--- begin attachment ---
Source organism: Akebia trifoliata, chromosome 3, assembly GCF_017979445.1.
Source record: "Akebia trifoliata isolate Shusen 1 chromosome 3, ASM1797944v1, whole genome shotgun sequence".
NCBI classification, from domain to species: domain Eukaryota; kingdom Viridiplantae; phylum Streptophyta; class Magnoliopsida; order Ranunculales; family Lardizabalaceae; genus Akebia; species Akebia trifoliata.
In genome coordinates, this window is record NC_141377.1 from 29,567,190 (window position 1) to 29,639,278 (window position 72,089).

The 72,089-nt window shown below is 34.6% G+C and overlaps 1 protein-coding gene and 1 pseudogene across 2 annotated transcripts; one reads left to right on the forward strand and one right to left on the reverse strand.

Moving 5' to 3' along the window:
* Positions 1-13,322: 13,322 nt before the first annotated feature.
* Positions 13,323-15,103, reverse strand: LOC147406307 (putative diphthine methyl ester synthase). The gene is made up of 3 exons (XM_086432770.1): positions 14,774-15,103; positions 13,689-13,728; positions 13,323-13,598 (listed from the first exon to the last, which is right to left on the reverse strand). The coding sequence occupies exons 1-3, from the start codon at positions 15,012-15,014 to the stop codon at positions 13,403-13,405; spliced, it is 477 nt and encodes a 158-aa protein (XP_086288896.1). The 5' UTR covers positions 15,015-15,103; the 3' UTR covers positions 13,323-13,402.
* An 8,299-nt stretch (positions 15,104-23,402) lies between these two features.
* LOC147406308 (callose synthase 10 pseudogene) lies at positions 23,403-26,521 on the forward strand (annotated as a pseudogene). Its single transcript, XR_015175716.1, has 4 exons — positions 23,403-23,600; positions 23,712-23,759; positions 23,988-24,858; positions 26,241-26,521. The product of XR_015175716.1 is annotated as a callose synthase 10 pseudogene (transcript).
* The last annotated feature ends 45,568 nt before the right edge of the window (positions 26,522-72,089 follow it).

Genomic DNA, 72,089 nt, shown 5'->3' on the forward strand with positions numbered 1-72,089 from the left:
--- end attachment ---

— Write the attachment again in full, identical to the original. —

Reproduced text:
Source organism: Akebia trifoliata, chromosome 3, assembly GCF_017979445.1.
Source record: "Akebia trifoliata isolate Shusen 1 chromosome 3, ASM1797944v1, whole genome shotgun sequence".
NCBI classification, from domain to species: domain Eukaryota; kingdom Viridiplantae; phylum Streptophyta; class Magnoliopsida; order Ranunculales; family Lardizabalaceae; genus Akebia; species Akebia trifoliata.
In genome coordinates, this window is record NC_141377.1 from 29,567,190 (window position 1) to 29,639,278 (window position 72,089).

The 72,089-nt window shown below is 34.6% G+C and overlaps 1 protein-coding gene and 1 pseudogene across 2 annotated transcripts; one reads left to right on the forward strand and one right to left on the reverse strand.

Moving 5' to 3' along the window:
* Positions 1-13,322: 13,322 nt before the first annotated feature.
* Positions 13,323-15,103, reverse strand: LOC147406307 (putative diphthine methyl ester synthase). The gene is made up of 3 exons (XM_086432770.1): positions 14,774-15,103; positions 13,689-13,728; positions 13,323-13,598 (listed from the first exon to the last, which is right to left on the reverse strand). The coding sequence occupies exons 1-3, from the start codon at positions 15,012-15,014 to the stop codon at positions 13,403-13,405; spliced, it is 477 nt and encodes a 158-aa protein (XP_086288896.1). The 5' UTR covers positions 15,015-15,103; the 3' UTR covers positions 13,323-13,402.
* An 8,299-nt stretch (positions 15,104-23,402) lies between these two features.
* LOC147406308 (callose synthase 10 pseudogene) lies at positions 23,403-26,521 on the forward strand (annotated as a pseudogene). Its single transcript, XR_015175716.1, has 4 exons — positions 23,403-23,600; positions 23,712-23,759; positions 23,988-24,858; positions 26,241-26,521. The product of XR_015175716.1 is annotated as a callose synthase 10 pseudogene (transcript).
* The last annotated feature ends 45,568 nt before the right edge of the window (positions 26,522-72,089 follow it).

Genomic DNA, 72,089 nt, shown 5'->3' on the forward strand with positions numbered 1-72,089 from the left: